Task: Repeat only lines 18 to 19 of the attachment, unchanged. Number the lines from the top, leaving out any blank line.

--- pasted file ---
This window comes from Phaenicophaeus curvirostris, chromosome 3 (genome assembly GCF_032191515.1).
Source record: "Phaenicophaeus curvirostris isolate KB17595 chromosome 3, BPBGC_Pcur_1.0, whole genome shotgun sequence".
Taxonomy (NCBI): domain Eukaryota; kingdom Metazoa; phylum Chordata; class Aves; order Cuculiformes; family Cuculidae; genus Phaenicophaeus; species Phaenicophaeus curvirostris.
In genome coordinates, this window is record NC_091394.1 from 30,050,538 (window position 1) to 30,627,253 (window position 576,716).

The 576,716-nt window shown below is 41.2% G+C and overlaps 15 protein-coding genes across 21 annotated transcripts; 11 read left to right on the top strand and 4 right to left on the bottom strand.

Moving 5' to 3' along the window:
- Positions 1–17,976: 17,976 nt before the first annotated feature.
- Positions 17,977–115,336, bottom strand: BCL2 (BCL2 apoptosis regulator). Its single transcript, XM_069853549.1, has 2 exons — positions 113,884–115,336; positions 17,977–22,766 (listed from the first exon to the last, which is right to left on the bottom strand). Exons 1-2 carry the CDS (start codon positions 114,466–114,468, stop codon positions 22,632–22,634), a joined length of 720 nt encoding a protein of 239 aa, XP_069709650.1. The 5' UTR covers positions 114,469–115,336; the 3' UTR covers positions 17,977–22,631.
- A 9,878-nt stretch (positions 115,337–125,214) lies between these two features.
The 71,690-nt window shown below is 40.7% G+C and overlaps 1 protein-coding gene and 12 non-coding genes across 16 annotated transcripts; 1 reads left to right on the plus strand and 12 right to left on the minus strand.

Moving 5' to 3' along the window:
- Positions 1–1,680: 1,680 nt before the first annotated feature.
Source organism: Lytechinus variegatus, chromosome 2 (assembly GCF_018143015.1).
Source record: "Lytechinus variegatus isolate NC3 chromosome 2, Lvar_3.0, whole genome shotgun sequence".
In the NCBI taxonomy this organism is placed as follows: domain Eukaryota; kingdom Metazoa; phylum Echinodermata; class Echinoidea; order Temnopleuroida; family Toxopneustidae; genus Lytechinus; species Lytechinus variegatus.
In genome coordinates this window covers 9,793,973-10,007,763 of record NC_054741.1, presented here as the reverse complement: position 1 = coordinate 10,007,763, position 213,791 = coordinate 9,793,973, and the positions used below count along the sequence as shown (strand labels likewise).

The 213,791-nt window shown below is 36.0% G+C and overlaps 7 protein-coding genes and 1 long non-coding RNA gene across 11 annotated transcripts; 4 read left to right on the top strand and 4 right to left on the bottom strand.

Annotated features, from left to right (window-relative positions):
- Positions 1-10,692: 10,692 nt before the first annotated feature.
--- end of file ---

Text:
Annotated features, from left to right (window-relative positions):
- Positions 1-10,692: 10,692 nt before the first annotated feature.